Incubus: 8

Incubus: 8

Incubus still deftly melds various styles and influences into a sound all its own.

Incubus: 8

3 / 5

More than two decades into its career, Incubus has transitioned from the new kids on the rock block to one of music’s veteran bands. Along the way, it’s achieved mainstream success with hit songs and critically praised albums, but it’s been six years since the band’s last studio effort. Incubus is back with the unimaginatively titled 8. Over the years, the band has integrated several different musical styles into something of a funk-rock, nu-metal, alt-rock hybrid, and that musical versatility is still one of their hallmarks.

The songs on 8 run the gamut of Incubus’s musical styles, from rousing rockers to grunge-era dirges to mid-tempo jams. There’s a sameness to much of it though, with one song often blending into the next, occasionally punctuated with some stellar moments. While 8 doesn’t compete with its trifecta of strong albums from 1999 through 2004, it’s still a solid, engaging rock record. It’s full of what you’ve come to expect from the band: good musical chops, unusual time signatures, and its trademark weapon, Brandon Boyd’s emotionally intense lead vocals.

With its emphasis on powerful vocals and anthemic, energetic rockers, 8 is the sort of record that listeners grew accustomed to in the ’90s but that isn’t nearly as prevalent in today’s musical landscape. It makes sense, of course, as Incubus has always seemed inspired by bands from the era in which they grew up—bands like Soundgarden, Red Hot Chili Peppers, Fishbone and Rage Against the Machine, among others. Some of the musical explorations here may even remind listeners of other ’90s contemporaries like Spacehog and Stone Temple Pilots.

There’s more to appreciate from the album than simply spotting the band’s influences, though. “Nimble Bastard” is, as the title implies, nimble on its feet, with Boyd’s acrobatic vocals riding along a cascading wave of pummeling noise. “Glitterbomb” builds from its quiet guitar strumming into a rolling martial-style drumbeat behind Boyd’s regretful vocals about being used and abused by a friend. The goofy and racy throwaway “When I Become a Man”, with Boyd crooning like a lounge lizard about a sexual awakening, segues into the album’s brightest and most lively track, “Familiar Faces.” Musically it’s full of hope and light, with ringing guitars and a dynamic groove calling to mind classic Killers. Lyrically, Boyd incorporates many of the album’s themes, such as memories of past glories and stabs at remaining relevant today.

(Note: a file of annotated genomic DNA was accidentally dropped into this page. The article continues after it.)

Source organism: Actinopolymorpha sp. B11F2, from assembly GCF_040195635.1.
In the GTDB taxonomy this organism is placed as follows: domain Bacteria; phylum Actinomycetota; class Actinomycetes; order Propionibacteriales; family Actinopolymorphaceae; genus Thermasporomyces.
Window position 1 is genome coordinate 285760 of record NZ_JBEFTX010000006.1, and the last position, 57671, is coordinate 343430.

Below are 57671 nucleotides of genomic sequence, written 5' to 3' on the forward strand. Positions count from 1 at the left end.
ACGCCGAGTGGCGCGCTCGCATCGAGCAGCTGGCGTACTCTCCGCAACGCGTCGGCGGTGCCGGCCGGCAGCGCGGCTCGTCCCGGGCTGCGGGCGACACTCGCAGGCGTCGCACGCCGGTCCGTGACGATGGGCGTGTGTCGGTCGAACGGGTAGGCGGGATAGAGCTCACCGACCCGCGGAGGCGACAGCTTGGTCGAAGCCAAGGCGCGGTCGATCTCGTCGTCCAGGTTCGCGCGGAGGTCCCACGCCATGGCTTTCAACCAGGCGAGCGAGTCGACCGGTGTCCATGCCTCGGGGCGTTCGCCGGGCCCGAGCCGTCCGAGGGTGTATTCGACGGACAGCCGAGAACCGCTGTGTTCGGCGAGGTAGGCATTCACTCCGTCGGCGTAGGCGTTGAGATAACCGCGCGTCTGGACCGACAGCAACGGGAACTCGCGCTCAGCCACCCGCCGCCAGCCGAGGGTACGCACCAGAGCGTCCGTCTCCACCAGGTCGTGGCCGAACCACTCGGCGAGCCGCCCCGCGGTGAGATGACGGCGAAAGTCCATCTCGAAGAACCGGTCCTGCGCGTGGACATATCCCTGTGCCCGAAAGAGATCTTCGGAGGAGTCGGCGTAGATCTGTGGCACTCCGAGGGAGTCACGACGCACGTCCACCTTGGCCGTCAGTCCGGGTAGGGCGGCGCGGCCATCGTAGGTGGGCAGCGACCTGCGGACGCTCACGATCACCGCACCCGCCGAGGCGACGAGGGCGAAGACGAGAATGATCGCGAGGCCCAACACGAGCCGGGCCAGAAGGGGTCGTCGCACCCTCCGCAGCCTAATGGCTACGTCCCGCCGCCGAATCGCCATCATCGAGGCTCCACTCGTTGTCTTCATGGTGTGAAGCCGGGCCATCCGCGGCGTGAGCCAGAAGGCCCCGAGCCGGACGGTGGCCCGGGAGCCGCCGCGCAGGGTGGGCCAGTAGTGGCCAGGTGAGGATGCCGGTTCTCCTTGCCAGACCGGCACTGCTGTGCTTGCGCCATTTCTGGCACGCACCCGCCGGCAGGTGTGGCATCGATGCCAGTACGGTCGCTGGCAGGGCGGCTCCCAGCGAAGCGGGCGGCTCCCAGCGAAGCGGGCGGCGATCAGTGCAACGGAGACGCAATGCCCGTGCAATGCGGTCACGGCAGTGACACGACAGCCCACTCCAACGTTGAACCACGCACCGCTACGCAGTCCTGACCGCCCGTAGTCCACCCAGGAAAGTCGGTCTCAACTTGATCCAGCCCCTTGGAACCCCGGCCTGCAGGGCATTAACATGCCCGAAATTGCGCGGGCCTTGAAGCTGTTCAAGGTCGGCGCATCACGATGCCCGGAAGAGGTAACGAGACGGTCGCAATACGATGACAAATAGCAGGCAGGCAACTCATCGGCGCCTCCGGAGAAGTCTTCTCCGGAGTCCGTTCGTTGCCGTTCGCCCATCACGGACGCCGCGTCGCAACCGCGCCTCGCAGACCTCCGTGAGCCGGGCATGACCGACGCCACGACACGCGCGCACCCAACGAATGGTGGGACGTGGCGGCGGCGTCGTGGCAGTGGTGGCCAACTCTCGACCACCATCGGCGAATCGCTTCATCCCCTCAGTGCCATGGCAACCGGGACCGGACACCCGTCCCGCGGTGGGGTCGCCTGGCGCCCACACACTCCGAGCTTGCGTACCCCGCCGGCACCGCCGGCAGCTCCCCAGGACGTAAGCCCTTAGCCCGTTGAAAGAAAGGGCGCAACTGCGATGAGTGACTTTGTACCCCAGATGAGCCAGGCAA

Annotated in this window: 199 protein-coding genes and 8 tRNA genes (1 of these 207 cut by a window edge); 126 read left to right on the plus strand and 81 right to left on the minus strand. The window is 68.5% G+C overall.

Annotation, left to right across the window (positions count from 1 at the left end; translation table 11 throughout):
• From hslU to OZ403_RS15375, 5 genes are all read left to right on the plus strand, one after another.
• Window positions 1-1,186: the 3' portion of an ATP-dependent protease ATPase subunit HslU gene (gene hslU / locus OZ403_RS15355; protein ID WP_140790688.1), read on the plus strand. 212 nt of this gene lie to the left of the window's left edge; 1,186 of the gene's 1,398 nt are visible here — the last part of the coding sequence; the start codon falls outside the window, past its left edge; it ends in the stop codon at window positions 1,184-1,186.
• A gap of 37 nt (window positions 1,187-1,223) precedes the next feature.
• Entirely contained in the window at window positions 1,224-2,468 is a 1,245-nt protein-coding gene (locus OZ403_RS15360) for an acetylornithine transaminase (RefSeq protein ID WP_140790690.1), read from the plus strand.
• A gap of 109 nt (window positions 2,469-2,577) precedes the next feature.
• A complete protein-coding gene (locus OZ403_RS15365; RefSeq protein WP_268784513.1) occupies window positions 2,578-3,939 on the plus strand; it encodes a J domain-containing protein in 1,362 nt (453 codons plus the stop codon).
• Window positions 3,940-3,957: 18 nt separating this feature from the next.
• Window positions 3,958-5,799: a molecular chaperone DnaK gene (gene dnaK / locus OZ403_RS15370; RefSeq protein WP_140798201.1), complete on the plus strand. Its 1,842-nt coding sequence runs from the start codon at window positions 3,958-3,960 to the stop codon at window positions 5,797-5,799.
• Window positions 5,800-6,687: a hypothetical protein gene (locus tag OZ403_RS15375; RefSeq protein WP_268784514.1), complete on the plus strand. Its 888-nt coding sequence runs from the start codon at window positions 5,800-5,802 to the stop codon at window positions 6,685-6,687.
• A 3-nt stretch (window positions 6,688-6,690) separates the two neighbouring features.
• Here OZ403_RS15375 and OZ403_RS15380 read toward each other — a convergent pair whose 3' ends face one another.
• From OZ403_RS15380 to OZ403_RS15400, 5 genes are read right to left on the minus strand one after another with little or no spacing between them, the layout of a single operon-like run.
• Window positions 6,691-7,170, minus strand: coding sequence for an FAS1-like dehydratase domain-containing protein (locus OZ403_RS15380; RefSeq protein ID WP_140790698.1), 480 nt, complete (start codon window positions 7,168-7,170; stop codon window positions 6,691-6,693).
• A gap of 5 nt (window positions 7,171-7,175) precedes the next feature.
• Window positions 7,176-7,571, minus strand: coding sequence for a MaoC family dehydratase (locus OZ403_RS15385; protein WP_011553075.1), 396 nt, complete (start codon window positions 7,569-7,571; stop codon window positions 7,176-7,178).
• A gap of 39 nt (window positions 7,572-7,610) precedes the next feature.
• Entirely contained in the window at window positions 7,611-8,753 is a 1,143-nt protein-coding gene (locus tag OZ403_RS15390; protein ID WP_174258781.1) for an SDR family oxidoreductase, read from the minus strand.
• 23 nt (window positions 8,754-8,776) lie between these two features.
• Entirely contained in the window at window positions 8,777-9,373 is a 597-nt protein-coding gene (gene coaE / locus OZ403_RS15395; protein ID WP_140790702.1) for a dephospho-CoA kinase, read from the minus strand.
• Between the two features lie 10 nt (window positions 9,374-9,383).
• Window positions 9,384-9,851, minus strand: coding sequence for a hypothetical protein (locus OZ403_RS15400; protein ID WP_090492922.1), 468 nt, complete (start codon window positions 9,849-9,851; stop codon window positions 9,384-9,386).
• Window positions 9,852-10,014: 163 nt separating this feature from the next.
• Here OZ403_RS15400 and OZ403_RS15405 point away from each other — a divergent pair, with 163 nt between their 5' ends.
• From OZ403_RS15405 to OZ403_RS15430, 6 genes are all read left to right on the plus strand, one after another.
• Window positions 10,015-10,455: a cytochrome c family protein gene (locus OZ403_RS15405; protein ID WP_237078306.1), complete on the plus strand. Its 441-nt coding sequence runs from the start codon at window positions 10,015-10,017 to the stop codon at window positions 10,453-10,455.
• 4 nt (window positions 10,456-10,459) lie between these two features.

As with any band that sticks around long enough, Incubus now resides alongside some of their heroes as elder statesmen themselves. 8 is mostly what you’d expect from a band in that position—full of hooks and catchy melodies and the confidence of a band with years of experience behind them, yet not quite reaching the heights of their peak. When Boyd sings with passionate defiance that he’s “not dead yet” in one of the record’s standout tracks, “Undefeated”, it’s hard not to read this as a statement about the band’s unexpected longevity. Even if it’s faded from the limelight after, Incubus still deftly melds various styles and influences into a sound all its own.

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